You may remember that Karma was real big back in the 1960s and '70s, thanks to the VietNam unpleasantness and people of the free lifestyle. It's kind of made a comeback in recent years, although I don't think the concept ever completely left California.
Lately, Karma has made a big hit on television in the least expected of settings - an unnamed, jerkwater town somewhere in southern wherever.
I'm talking about "My Name Is Earl," the funniest, most intelligent program about erstwhile poor dumb folks to come along since "The Beverly Hillbillies."
His even dumber brother, Randy (played to perfection by Ethan Suplee and snubbed by the Emmy mainstream), has been following Earl's lead throughout life.
These guys are essentially harmless; they're just on the left side doing anything that would require listening to instructions and punching a time card.
Earl makes up a list of some 263 things he's done to wrong people, and upon being discharged sets out to rectify those situations - whatever it takes.
His first lesson is rewarded with finding the lost winning ticket, and he sets out using the money for good.
A rather unique premise for a television comedy, deftly handled with great writing and characters, that is honestly more than funny. This show is consistently a hoot! Plus, it's a hit, because apparently the network suits haven't screwed it up.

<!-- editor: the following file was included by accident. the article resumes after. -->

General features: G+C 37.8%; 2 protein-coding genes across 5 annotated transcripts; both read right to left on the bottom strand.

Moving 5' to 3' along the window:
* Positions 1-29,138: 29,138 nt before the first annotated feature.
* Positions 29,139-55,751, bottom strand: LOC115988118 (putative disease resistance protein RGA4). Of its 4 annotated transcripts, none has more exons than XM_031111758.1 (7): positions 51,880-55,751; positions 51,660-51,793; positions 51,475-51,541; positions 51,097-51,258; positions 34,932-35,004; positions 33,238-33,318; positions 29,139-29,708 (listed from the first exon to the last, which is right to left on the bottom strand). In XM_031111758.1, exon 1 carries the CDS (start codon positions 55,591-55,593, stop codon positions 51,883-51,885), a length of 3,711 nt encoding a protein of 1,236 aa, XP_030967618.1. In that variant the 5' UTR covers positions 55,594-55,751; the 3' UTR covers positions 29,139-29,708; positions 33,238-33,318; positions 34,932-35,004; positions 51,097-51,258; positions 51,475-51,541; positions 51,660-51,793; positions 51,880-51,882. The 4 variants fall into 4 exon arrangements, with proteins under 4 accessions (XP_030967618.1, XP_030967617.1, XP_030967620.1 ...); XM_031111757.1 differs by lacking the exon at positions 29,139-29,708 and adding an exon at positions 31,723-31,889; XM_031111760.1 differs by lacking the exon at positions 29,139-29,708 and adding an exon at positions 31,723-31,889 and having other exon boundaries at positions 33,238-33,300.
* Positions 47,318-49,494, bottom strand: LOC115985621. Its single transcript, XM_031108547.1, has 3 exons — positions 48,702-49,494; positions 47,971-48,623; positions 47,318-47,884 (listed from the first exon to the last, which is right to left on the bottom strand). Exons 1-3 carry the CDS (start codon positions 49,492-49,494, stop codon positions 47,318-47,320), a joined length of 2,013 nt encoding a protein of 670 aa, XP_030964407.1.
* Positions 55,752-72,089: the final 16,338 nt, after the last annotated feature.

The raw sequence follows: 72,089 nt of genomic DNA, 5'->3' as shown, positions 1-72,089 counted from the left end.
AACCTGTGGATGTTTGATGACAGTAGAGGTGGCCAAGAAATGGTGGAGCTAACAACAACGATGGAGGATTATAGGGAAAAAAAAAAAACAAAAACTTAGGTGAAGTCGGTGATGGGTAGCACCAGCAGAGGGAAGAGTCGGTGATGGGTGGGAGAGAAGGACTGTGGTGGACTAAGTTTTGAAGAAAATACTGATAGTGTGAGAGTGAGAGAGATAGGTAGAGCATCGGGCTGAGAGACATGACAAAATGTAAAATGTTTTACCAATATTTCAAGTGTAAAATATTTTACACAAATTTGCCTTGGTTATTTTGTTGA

Now, to my own momentary Karmic experience. We all have them every now and then, you know. What's good is to recognize and sense these events, no matter how minor, at the moment they occur.
Okay, so I'm tooling up I-55 at a reasonable clip (I'm not gonna write for all the world to see that I was doin' like 80MPH, because that's faster than the law allows). In my CD player is one of my personally-made road mixes, crafted to make the miles fly by like my Aurora was just floating along.
The next song to come on is the Eagles' classic "Take It Easy," (written
by Jackson Browne and Glenn Frey). One of its more famous verses goes:
"Well I'm a-standin' on the corner in Winslow, Arizona
With such a fine sight to see
It's a girl, my Lord, in flatbed Ford
Slowin' down to take a look at me""
Long story short, just after this song began playing I looked up the road apiece and, my Lord - it's a flatbed Ford!
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